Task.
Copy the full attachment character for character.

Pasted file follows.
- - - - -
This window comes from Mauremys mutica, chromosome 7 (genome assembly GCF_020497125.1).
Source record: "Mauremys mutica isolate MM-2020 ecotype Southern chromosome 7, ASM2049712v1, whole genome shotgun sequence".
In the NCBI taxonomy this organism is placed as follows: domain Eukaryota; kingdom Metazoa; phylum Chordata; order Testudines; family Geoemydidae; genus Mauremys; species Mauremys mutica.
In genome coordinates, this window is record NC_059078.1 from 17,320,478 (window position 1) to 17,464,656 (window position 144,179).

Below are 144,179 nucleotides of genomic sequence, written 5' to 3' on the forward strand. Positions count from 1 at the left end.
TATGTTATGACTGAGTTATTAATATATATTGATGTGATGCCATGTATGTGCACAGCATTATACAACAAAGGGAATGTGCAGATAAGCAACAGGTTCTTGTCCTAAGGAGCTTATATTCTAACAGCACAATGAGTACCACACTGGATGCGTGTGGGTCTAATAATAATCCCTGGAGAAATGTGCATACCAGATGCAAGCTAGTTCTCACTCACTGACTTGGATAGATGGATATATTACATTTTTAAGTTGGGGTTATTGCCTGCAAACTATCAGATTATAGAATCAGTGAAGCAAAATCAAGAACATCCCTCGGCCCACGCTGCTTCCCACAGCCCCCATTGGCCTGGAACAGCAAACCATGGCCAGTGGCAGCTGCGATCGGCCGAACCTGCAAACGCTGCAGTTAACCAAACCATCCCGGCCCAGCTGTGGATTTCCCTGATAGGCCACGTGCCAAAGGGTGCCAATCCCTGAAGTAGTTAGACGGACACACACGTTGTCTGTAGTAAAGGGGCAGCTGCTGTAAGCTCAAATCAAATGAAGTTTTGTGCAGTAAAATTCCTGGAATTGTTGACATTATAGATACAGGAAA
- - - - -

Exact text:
This window comes from Mauremys mutica, chromosome 7 (genome assembly GCF_020497125.1).
Source record: "Mauremys mutica isolate MM-2020 ecotype Southern chromosome 7, ASM2049712v1, whole genome shotgun sequence".
In the NCBI taxonomy this organism is placed as follows: domain Eukaryota; kingdom Metazoa; phylum Chordata; order Testudines; family Geoemydidae; genus Mauremys; species Mauremys mutica.
In genome coordinates, this window is record NC_059078.1 from 17,320,478 (window position 1) to 17,464,656 (window position 144,179).

Below are 144,179 nucleotides of genomic sequence, written 5' to 3' on the forward strand. Positions count from 1 at the left end.
TATGTTATGACTGAGTTATTAATATATATTGATGTGATGCCATGTATGTGCACAGCATTATACAACAAAGGGAATGTGCAGATAAGCAACAGGTTCTTGTCCTAAGGAGCTTATATTCTAACAGCACAATGAGTACCACACTGGATGCGTGTGGGTCTAATAATAATCCCTGGAGAAATGTGCATACCAGATGCAAGCTAGTTCTCACTCACTGACTTGGATAGATGGATATATTACATTTTTAAGTTGGGGTTATTGCCTGCAAACTATCAGATTATAGAATCAGTGAAGCAAAATCAAGAACATCCCTCGGCCCACGCTGCTTCCCACAGCCCCCATTGGCCTGGAACAGCAAACCATGGCCAGTGGCAGCTGCGATCGGCCGAACCTGCAAACGCTGCAGTTAACCAAACCATCCCGGCCCAGCTGTGGATTTCCCTGATAGGCCACGTGCCAAAGGGTGCCAATCCCTGAAGTAGTTAGACGGACACACACGTTGTCTGTAGTAAAGGGGCAGCTGCTGTAAGCTCAAATCAAATGAAGTTTTGTGCAGTAAAATTCCTGGAATTGTTGACATTATAGATACAGGAAA